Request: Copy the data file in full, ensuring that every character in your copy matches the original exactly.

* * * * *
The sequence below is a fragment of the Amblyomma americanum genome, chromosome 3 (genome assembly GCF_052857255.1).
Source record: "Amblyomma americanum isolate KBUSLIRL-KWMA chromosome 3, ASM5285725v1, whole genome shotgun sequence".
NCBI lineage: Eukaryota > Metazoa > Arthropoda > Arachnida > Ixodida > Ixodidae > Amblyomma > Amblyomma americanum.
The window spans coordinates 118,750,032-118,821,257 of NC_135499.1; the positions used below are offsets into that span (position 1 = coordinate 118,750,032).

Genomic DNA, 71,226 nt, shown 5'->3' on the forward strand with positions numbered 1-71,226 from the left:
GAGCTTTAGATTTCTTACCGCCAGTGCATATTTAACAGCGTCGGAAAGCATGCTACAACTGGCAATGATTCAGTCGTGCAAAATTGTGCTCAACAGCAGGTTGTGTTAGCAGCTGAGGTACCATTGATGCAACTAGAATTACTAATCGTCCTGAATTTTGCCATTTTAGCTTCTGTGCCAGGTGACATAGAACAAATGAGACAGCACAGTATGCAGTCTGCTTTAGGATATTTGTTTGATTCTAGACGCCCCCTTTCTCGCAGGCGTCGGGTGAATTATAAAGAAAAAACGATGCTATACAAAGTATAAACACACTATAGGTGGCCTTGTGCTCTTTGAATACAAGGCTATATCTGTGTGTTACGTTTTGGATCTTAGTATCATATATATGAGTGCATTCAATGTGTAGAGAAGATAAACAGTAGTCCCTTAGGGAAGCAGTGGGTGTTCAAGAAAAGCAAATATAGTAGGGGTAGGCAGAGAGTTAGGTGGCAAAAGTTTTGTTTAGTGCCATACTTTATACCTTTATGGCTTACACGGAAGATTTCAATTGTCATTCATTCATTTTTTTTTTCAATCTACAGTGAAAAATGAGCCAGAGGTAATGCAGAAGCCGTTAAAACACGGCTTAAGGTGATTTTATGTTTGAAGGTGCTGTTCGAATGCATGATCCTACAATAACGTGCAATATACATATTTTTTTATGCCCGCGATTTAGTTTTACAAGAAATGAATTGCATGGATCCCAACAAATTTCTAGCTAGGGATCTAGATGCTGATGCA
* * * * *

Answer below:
The sequence below is a fragment of the Amblyomma americanum genome, chromosome 3 (genome assembly GCF_052857255.1).
Source record: "Amblyomma americanum isolate KBUSLIRL-KWMA chromosome 3, ASM5285725v1, whole genome shotgun sequence".
NCBI lineage: Eukaryota > Metazoa > Arthropoda > Arachnida > Ixodida > Ixodidae > Amblyomma > Amblyomma americanum.
The window spans coordinates 118,750,032-118,821,257 of NC_135499.1; the positions used below are offsets into that span (position 1 = coordinate 118,750,032).

Genomic DNA, 71,226 nt, shown 5'->3' on the forward strand with positions numbered 1-71,226 from the left:
GAGCTTTAGATTTCTTACCGCCAGTGCATATTTAACAGCGTCGGAAAGCATGCTACAACTGGCAATGATTCAGTCGTGCAAAATTGTGCTCAACAGCAGGTTGTGTTAGCAGCTGAGGTACCATTGATGCAACTAGAATTACTAATCGTCCTGAATTTTGCCATTTTAGCTTCTGTGCCAGGTGACATAGAACAAATGAGACAGCACAGTATGCAGTCTGCTTTAGGATATTTGTTTGATTCTAGACGCCCCCTTTCTCGCAGGCGTCGGGTGAATTATAAAGAAAAAACGATGCTATACAAAGTATAAACACACTATAGGTGGCCTTGTGCTCTTTGAATACAAGGCTATATCTGTGTGTTACGTTTTGGATCTTAGTATCATATATATGAGTGCATTCAATGTGTAGAGAAGATAAACAGTAGTCCCTTAGGGAAGCAGTGGGTGTTCAAGAAAAGCAAATATAGTAGGGGTAGGCAGAGAGTTAGGTGGCAAAAGTTTTGTTTAGTGCCATACTTTATACCTTTATGGCTTACACGGAAGATTTCAATTGTCATTCATTCATTTTTTTTTTCAATCTACAGTGAAAAATGAGCCAGAGGTAATGCAGAAGCCGTTAAAACACGGCTTAAGGTGATTTTATGTTTGAAGGTGCTGTTCGAATGCATGATCCTACAATAACGTGCAATATACATATTTTTTTATGCCCGCGATTTAGTTTTACAAGAAATGAATTGCATGGATCCCAACAAATTTCTAGCTAGGGATCTAGATGCTGATGCA